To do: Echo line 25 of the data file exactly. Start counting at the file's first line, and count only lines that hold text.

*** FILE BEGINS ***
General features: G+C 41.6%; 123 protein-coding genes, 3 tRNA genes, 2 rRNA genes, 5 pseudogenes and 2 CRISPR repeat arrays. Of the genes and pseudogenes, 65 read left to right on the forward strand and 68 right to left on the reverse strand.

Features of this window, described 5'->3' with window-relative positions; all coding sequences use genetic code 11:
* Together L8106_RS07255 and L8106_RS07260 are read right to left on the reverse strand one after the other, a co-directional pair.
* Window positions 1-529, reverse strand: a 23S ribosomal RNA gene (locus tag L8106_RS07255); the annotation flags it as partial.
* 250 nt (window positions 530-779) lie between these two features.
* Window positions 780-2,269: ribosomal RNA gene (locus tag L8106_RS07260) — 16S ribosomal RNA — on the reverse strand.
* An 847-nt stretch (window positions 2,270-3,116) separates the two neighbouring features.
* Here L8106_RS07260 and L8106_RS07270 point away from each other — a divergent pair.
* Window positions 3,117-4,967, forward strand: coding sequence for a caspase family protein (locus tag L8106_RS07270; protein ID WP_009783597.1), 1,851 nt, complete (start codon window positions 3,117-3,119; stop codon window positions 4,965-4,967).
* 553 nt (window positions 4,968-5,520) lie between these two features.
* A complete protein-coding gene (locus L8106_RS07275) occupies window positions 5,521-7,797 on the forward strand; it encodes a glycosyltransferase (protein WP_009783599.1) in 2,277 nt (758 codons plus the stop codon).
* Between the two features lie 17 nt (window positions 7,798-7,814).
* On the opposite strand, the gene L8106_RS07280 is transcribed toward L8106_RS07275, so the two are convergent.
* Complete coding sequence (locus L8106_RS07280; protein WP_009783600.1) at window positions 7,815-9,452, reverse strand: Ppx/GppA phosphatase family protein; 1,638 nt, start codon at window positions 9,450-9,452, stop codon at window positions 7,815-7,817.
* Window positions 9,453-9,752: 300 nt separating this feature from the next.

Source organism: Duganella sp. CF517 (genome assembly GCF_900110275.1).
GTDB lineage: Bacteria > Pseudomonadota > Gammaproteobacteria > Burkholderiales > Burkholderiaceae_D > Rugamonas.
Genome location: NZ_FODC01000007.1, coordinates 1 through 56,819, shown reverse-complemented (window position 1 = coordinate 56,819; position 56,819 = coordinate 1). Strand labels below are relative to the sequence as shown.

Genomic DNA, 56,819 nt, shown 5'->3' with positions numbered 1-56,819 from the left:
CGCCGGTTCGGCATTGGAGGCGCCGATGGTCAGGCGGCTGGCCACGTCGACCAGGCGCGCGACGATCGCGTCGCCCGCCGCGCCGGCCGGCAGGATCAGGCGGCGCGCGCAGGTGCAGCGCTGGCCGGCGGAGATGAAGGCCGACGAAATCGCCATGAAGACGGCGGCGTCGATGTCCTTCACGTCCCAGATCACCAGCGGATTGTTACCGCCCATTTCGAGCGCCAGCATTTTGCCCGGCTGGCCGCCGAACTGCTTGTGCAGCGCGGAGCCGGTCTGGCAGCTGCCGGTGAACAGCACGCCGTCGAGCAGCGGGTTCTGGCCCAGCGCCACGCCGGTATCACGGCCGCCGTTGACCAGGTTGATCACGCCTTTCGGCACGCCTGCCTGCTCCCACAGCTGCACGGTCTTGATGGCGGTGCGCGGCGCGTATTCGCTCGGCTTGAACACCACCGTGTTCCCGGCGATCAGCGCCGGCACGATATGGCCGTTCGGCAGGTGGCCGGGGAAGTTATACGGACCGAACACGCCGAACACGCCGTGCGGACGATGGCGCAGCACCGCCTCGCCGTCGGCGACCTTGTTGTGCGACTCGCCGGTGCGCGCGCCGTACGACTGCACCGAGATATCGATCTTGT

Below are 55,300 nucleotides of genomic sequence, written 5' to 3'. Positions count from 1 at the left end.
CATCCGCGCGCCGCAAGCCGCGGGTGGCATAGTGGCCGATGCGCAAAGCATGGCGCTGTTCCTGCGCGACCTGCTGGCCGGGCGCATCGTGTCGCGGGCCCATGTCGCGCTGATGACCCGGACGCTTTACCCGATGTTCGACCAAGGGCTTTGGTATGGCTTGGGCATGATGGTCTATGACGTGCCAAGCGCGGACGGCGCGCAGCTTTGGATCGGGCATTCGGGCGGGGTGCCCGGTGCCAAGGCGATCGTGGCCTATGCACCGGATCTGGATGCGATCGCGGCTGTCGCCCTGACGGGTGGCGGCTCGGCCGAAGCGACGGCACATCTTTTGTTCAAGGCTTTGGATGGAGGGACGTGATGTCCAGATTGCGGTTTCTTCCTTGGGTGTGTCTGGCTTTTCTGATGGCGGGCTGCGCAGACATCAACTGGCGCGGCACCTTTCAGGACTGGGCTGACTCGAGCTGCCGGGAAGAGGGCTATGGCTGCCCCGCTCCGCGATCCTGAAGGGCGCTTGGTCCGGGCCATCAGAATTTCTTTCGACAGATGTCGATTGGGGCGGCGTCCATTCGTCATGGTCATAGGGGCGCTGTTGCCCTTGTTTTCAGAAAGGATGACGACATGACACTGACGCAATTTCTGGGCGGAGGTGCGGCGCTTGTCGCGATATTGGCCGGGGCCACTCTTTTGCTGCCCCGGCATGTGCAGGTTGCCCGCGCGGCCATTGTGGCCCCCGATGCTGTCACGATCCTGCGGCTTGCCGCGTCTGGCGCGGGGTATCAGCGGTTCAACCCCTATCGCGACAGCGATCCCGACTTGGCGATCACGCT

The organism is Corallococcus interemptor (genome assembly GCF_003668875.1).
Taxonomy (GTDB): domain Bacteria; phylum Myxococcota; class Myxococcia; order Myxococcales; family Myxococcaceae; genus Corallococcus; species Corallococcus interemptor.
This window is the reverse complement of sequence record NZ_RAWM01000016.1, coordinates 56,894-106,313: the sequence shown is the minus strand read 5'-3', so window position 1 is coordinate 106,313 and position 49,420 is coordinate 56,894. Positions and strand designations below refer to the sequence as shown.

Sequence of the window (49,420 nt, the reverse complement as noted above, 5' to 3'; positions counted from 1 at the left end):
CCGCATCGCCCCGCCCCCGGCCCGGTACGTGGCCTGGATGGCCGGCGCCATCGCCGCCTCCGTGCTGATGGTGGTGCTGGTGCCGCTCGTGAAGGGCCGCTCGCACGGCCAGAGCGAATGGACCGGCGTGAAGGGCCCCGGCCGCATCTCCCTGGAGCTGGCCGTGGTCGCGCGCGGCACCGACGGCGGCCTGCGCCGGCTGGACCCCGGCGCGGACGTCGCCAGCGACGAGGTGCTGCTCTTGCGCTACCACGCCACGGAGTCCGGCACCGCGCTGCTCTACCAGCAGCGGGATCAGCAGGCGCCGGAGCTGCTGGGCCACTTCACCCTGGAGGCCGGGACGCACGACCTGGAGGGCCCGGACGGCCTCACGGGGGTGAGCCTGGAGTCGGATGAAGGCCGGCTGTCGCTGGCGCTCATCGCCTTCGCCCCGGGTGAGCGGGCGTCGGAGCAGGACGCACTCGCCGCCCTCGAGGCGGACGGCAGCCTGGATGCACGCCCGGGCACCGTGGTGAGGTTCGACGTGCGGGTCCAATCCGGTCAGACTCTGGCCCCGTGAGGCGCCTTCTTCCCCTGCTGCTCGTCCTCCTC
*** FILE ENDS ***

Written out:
This window is the reverse complement of sequence record NZ_RAWM01000016.1, coordinates 56,894-106,313: the sequence shown is the minus strand read 5'-3', so window position 1 is coordinate 106,313 and position 49,420 is coordinate 56,894. Positions and strand designations below refer to the sequence as shown.